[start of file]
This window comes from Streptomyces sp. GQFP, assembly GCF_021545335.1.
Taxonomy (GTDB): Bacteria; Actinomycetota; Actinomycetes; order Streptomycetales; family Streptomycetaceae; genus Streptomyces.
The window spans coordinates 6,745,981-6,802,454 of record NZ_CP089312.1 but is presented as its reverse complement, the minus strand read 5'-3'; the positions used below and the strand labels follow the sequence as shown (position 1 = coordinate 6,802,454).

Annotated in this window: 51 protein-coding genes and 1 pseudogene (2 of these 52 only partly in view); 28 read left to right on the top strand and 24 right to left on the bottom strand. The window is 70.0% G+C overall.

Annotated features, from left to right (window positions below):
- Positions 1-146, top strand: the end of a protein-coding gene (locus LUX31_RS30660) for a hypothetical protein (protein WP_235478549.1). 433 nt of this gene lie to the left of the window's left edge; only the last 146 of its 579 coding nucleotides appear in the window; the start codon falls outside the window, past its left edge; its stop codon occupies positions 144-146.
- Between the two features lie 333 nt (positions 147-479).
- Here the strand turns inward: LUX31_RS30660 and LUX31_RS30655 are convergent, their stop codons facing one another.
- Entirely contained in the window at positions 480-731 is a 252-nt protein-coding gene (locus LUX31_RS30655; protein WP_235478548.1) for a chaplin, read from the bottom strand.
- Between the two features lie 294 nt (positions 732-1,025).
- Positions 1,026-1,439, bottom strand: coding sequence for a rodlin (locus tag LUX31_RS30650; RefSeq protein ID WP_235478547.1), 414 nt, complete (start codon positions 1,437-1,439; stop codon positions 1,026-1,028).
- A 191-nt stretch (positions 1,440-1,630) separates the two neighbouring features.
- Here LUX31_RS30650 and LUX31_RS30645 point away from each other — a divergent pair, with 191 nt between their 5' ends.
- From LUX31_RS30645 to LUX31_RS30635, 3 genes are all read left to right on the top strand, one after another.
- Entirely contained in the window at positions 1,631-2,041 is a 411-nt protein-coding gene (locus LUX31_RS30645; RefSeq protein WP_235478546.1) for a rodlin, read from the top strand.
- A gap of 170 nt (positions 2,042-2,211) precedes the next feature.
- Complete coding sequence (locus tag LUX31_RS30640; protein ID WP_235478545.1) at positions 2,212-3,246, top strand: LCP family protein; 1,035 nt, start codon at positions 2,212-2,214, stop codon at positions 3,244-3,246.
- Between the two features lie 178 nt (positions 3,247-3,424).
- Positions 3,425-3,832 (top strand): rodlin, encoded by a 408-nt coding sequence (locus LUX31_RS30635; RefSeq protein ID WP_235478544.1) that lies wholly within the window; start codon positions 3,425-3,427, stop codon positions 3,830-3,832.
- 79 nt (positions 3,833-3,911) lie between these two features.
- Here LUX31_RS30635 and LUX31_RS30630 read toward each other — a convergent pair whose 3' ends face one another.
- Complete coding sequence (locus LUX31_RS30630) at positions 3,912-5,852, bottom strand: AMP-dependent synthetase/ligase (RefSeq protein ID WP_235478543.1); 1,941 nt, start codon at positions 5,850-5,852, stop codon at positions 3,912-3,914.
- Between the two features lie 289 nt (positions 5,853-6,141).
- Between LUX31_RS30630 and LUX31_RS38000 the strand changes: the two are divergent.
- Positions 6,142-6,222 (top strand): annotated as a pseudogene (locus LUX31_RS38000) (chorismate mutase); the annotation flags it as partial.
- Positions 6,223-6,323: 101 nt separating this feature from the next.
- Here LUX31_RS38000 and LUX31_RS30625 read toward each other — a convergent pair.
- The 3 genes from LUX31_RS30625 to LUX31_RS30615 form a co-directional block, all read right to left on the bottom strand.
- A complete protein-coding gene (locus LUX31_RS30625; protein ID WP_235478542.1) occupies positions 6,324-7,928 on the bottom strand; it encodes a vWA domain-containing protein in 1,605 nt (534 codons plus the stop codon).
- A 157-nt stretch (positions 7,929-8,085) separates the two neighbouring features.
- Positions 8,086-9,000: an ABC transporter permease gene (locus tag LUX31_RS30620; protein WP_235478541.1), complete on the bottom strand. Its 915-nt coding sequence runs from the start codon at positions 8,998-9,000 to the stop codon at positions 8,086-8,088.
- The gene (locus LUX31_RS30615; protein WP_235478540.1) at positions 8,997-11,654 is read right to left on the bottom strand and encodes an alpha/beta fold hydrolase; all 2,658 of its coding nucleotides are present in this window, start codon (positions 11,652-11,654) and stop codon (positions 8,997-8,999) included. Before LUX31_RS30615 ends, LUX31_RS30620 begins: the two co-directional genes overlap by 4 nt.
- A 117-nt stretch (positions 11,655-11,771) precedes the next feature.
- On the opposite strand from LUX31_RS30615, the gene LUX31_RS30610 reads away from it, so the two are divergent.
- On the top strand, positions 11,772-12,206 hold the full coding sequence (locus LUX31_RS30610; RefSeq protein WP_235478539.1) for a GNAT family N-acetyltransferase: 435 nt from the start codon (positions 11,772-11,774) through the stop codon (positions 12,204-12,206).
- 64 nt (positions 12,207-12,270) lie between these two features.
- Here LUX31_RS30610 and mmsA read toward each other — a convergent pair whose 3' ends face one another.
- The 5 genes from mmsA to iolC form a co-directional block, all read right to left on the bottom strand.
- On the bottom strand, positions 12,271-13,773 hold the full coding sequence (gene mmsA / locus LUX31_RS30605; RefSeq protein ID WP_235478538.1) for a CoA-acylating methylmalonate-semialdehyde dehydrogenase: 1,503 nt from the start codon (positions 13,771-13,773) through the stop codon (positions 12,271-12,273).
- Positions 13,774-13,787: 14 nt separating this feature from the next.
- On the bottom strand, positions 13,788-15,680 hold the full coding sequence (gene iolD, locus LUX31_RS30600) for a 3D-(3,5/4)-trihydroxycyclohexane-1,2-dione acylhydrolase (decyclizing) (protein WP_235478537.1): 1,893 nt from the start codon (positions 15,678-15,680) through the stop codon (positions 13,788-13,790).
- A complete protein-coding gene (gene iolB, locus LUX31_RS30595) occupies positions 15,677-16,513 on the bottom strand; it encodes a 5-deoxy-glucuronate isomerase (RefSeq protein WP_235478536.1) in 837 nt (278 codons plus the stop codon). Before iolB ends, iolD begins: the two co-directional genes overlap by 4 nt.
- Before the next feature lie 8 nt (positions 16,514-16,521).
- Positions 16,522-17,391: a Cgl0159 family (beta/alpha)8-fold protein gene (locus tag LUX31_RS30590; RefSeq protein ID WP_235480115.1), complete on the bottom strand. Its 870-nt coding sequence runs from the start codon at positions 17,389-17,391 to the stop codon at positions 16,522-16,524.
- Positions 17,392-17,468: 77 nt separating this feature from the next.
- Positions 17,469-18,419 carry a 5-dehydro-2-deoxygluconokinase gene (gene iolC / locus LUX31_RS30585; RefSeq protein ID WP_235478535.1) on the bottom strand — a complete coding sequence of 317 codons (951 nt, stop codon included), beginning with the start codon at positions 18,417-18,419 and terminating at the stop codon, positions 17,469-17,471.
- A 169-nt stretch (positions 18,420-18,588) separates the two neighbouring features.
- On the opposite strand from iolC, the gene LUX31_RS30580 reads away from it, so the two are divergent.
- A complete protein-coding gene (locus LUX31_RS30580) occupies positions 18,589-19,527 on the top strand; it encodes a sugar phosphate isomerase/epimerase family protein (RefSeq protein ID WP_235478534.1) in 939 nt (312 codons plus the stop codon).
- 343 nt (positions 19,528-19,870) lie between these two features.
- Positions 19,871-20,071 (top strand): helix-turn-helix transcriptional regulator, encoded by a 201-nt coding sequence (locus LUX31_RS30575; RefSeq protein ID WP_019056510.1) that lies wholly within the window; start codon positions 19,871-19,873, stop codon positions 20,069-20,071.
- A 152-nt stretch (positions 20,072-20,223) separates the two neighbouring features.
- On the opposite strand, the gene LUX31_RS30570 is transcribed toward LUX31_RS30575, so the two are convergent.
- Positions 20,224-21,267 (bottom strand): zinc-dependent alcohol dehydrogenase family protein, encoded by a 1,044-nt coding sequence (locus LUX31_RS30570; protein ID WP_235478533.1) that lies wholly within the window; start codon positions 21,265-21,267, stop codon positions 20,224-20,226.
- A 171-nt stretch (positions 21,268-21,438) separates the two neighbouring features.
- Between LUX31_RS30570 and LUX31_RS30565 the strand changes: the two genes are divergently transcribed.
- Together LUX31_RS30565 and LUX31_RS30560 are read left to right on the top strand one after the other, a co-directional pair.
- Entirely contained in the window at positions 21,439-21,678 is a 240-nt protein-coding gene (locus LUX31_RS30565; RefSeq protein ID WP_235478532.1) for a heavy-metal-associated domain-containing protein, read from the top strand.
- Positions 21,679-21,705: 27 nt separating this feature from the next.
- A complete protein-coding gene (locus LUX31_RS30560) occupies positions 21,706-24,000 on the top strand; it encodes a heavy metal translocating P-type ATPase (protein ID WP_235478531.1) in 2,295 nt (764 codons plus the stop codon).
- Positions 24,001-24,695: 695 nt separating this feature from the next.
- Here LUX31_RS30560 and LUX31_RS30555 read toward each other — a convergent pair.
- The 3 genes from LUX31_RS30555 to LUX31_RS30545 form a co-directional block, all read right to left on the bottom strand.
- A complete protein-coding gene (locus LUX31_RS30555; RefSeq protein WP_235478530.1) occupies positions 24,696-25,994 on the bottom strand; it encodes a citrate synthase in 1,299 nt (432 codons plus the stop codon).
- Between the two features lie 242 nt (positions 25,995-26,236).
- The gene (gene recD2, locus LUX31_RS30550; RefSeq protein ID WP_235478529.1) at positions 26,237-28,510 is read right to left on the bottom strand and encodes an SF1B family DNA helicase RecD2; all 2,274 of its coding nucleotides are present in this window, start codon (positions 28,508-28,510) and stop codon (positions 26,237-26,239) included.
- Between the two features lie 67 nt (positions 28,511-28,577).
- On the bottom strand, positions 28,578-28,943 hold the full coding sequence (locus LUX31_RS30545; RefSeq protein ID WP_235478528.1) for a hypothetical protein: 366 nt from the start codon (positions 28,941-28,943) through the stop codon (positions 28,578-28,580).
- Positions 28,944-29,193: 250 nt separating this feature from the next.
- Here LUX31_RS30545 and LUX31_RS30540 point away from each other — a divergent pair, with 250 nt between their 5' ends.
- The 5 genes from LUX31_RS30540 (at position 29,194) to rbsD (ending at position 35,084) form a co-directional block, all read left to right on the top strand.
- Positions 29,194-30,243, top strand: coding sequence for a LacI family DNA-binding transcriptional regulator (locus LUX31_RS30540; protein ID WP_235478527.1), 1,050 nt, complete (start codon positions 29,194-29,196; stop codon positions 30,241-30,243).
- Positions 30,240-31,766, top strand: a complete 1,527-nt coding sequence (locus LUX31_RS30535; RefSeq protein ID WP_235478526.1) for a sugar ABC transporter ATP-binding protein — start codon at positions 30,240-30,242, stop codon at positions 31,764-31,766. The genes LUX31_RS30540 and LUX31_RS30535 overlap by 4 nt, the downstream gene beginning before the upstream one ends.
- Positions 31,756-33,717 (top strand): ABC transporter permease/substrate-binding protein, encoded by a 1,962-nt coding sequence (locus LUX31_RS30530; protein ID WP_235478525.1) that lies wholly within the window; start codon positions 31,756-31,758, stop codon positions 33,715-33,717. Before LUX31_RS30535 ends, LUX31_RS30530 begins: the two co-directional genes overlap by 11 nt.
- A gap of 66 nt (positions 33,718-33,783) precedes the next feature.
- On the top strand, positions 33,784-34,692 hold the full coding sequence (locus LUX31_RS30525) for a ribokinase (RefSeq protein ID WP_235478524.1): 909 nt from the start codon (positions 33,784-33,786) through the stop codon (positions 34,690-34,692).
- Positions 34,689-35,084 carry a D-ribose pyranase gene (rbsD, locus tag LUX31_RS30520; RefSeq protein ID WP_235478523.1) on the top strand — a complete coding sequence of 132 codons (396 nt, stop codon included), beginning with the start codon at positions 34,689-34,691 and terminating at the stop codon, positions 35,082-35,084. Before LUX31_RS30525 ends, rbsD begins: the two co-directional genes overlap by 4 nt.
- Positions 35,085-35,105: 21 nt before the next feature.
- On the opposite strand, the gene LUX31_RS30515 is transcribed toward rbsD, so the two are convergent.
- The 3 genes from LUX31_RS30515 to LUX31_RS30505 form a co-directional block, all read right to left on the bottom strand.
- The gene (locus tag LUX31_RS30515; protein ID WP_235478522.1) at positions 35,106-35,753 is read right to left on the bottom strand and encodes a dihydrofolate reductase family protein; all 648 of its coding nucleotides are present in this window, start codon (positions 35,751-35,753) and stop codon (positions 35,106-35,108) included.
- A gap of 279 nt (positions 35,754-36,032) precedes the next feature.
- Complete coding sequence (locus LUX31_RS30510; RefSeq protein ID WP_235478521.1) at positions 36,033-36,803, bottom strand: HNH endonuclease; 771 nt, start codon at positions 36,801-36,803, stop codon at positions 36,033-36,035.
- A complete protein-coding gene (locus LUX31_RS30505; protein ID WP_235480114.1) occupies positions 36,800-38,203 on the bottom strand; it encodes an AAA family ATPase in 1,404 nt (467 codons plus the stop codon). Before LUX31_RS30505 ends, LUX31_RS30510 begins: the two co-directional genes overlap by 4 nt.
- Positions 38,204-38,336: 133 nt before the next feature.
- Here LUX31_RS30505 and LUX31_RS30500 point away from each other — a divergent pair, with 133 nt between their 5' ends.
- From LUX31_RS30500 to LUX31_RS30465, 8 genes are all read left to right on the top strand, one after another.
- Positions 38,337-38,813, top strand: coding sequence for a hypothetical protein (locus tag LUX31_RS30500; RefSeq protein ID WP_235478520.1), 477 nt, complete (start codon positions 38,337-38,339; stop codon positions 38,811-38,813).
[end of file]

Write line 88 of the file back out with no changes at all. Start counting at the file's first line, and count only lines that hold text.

- Positions 38,337-38,813, top strand: coding sequence for a hypothetical protein (locus tag LUX31_RS30500; RefSeq protein ID WP_235478520.1), 477 nt, complete (start codon positions 38,337-38,339; stop codon positions 38,811-38,813).